Research Reports - rTMS in alleviating mild TBI related headaches

Pain Physician. 2016 Feb;19(2):E347-54.

Leung A(1), Fallah A(1), Shukla S(1), Lin L(1), Tsia A(1), Song D(1), Polston
G(1), Lee R(1).

BACKGROUND: Headache is one of the most common debilitating chronic pain
conditions in patients with mild traumatic brain injury. Conventional
pharmacological treatments have not been shown to be effective in alleviating
debilitating mild traumatic brain injury related headaches (MTBI-HA). Therefore,
the development of an innovative non-invasive therapy in managing MTBI-HA is
needed in the field of pain management. Repetitive transcranial magnetic
stimulation (rTMS) utilizes a basic electromagnetic coupling principle in which a
rapid discharge of electrical current is converted into dynamic magnetic flux,
allowing the induction of a localized current in the brain for neuromodulation.
The treatment is currently FDA approved for treating depression in the United
States. Recent meta-analysis studies have implicated its usage in chronic pain
OBJECTIVE: The objective of the prospective case series is to assess the
potential application of rTMS in alleviating MTBI-HA.
STUDY DESIGN: A prospective evaluation was conducted in patients with established
diagnoses of MTBI-HA and treated with neuronavigational guided rTMS.
SETTING: The study was conducted at the Veteran Administration San Diego
Healthcare System where over 400 patients with MTBI were being evaluated annually
by the Rehabilitation Medicine Service. A fraction of this patient population was
referred and evaluated in the Anesthesia Pain Clinic for the consideration of
rTMS for their headaches.
METHODS: A prospective case series was conducted with human subject protection
committee approval. Patients with established diagnoses of MTBI and constant
headaches rated at = 4 on a 0 - 10 Numerical Rating Pain Scale (NRPS), and on
stable headache medication regimens were selected to receive the treatment. Four
sessions of rTMS were delivered to specific areas of cortices over a 2-month
period. Patients' average intensities of lingering constant headaches (defined as
duration of headache lasting more than 48 hours), and the average frequency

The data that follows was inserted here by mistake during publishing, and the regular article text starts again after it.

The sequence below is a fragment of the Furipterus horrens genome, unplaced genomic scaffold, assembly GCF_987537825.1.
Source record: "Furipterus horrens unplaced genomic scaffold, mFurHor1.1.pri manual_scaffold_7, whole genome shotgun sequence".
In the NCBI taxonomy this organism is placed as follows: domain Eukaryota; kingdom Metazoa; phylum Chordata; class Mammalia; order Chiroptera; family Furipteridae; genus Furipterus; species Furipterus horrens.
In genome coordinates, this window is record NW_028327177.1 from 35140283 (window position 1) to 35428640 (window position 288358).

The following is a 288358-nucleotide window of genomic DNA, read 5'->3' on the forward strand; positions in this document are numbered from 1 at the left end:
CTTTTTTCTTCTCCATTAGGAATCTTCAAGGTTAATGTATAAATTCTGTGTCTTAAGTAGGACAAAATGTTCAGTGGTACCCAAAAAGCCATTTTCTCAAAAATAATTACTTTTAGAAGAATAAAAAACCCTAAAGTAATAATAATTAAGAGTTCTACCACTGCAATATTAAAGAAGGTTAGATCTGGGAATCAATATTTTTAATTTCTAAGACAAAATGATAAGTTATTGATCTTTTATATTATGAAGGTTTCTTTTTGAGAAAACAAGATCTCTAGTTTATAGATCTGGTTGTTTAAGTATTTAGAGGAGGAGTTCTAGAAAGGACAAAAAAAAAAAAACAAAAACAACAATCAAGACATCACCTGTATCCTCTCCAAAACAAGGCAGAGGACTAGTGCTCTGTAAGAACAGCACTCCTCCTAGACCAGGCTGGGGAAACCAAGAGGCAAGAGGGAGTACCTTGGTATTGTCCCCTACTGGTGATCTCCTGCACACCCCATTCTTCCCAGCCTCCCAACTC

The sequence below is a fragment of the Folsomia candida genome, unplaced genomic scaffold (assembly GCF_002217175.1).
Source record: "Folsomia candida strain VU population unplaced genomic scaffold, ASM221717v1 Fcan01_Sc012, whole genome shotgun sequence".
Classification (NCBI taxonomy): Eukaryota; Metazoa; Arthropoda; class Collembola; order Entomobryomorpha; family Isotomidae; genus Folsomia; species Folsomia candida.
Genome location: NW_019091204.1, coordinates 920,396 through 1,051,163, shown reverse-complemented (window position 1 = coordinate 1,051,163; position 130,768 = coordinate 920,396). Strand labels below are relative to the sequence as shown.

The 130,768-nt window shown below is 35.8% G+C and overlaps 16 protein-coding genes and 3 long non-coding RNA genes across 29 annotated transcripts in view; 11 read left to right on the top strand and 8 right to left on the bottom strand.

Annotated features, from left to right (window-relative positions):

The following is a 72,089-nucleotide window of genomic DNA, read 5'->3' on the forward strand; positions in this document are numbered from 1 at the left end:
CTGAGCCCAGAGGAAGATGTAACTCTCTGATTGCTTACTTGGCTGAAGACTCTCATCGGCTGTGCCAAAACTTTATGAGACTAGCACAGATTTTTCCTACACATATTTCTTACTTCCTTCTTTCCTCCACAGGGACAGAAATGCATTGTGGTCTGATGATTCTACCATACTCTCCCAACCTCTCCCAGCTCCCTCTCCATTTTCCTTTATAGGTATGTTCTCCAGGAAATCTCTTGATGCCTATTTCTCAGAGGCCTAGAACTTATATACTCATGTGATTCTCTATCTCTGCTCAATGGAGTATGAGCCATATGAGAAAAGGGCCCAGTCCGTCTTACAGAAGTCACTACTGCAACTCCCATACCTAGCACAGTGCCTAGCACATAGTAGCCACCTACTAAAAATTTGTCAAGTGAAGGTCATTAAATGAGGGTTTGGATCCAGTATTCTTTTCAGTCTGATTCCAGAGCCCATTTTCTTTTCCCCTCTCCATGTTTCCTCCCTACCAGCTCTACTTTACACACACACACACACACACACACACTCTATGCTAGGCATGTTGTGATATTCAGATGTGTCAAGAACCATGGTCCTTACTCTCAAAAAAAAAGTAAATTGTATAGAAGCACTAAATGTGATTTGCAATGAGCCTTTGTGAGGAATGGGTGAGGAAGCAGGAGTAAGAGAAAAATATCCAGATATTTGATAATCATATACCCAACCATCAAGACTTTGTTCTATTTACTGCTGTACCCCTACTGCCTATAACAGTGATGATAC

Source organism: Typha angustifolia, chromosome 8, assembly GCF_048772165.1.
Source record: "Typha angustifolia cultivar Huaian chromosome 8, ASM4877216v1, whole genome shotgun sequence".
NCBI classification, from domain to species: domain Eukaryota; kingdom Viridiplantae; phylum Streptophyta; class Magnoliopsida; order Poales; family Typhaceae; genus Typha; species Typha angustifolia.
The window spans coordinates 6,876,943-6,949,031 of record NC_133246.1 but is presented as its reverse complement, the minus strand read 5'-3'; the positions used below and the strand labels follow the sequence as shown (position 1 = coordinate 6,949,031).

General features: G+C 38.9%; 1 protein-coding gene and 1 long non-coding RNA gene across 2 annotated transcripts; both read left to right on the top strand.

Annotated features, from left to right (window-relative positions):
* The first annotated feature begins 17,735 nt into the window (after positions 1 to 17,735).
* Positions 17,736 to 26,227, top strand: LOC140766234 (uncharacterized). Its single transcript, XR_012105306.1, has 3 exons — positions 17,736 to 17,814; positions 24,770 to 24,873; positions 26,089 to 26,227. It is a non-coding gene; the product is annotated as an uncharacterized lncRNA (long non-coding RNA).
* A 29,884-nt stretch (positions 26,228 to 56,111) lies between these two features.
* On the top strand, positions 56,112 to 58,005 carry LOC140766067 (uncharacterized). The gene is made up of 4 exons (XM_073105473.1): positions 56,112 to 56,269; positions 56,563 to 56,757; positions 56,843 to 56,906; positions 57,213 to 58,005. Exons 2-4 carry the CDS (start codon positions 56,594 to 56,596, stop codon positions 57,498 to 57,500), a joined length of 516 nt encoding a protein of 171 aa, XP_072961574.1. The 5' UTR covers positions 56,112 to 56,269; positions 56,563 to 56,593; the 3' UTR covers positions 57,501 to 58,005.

(number of severe headache episodes per day), intensity (NRPS), and duration
(hours) of headache exacerbations were assessed before and after the rTMS
treatment protocol.
RESULTS: Six men (average age of 50) with MTBI-HA received the rTMS treatment
protocol. Average pre and post-rTMS constant headache scores (± SD) on the NRPS
were 5.50 (± 1.38) and 2.67 (± 1.75), respectively, with an average post-rTMS
headache intensity reduction of 53.05% (± 19.90). The average headache
exacerbation frequency (episodes per week) was reduced by 78.97% (±19.88) with 2
patients reporting complete cessation of severe headache episodes. For those (N =
4) with persistent headache exacerbations, the average duration and intensity of
these exacerbations were reduced by 50.0% and 31.7%, respectively.
LIMITATIONS: This prospective evaluation provides the initial insight that rTMS
may be beneficial in alleviating a debilitating chronic pain condition in
patients with MTBI-HA. More controlled randomized studies should be conducted to
validate its efficacy. Other co-existing cognitive and mood dysfunction should be
assessed as well.
CONCLUSIONS: rTMS offers a non-invasive treatment option for MTBI-HA. The tested
treatment protocol was well tolerated by the patients and can be adopted for
future randomized controlled studies in further validating the treatment

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